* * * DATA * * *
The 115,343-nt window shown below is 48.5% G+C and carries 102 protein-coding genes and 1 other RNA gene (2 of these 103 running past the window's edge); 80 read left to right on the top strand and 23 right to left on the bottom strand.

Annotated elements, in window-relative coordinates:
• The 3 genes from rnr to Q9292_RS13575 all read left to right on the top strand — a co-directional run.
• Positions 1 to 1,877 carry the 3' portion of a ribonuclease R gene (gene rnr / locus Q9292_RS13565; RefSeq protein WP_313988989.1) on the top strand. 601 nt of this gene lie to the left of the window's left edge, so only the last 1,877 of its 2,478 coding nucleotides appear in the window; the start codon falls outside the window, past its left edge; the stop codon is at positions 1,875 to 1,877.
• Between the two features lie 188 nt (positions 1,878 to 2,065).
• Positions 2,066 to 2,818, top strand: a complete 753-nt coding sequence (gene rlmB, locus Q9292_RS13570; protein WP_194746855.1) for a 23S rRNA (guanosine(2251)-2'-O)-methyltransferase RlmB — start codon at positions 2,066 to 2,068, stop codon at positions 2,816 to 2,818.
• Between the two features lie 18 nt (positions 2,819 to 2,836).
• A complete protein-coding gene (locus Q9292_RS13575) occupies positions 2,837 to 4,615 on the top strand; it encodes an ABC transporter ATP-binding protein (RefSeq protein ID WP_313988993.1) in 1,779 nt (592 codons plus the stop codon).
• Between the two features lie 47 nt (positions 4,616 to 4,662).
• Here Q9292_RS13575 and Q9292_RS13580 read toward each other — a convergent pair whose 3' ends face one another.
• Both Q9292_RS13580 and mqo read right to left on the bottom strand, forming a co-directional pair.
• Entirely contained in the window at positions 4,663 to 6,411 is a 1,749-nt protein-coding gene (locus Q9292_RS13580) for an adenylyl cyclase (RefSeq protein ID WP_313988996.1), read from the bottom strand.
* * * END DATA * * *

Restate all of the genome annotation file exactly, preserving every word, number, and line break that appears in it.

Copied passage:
The 115,343-nt window shown below is 48.5% G+C and carries 102 protein-coding genes and 1 other RNA gene (2 of these 103 running past the window's edge); 80 read left to right on the top strand and 23 right to left on the bottom strand.

Annotated elements, in window-relative coordinates:
• The 3 genes from rnr to Q9292_RS13575 all read left to right on the top strand — a co-directional run.
• Positions 1 to 1,877 carry the 3' portion of a ribonuclease R gene (gene rnr / locus Q9292_RS13565; RefSeq protein WP_313988989.1) on the top strand. 601 nt of this gene lie to the left of the window's left edge, so only the last 1,877 of its 2,478 coding nucleotides appear in the window; the start codon falls outside the window, past its left edge; the stop codon is at positions 1,875 to 1,877.
• Between the two features lie 188 nt (positions 1,878 to 2,065).
• Positions 2,066 to 2,818, top strand: a complete 753-nt coding sequence (gene rlmB, locus Q9292_RS13570; protein WP_194746855.1) for a 23S rRNA (guanosine(2251)-2'-O)-methyltransferase RlmB — start codon at positions 2,066 to 2,068, stop codon at positions 2,816 to 2,818.
• Between the two features lie 18 nt (positions 2,819 to 2,836).
• A complete protein-coding gene (locus Q9292_RS13575) occupies positions 2,837 to 4,615 on the top strand; it encodes an ABC transporter ATP-binding protein (RefSeq protein ID WP_313988993.1) in 1,779 nt (592 codons plus the stop codon).
• Between the two features lie 47 nt (positions 4,616 to 4,662).
• Here Q9292_RS13575 and Q9292_RS13580 read toward each other — a convergent pair whose 3' ends face one another.
• Both Q9292_RS13580 and mqo read right to left on the bottom strand, forming a co-directional pair.
• Entirely contained in the window at positions 4,663 to 6,411 is a 1,749-nt protein-coding gene (locus Q9292_RS13580) for an adenylyl cyclase (RefSeq protein ID WP_313988996.1), read from the bottom strand.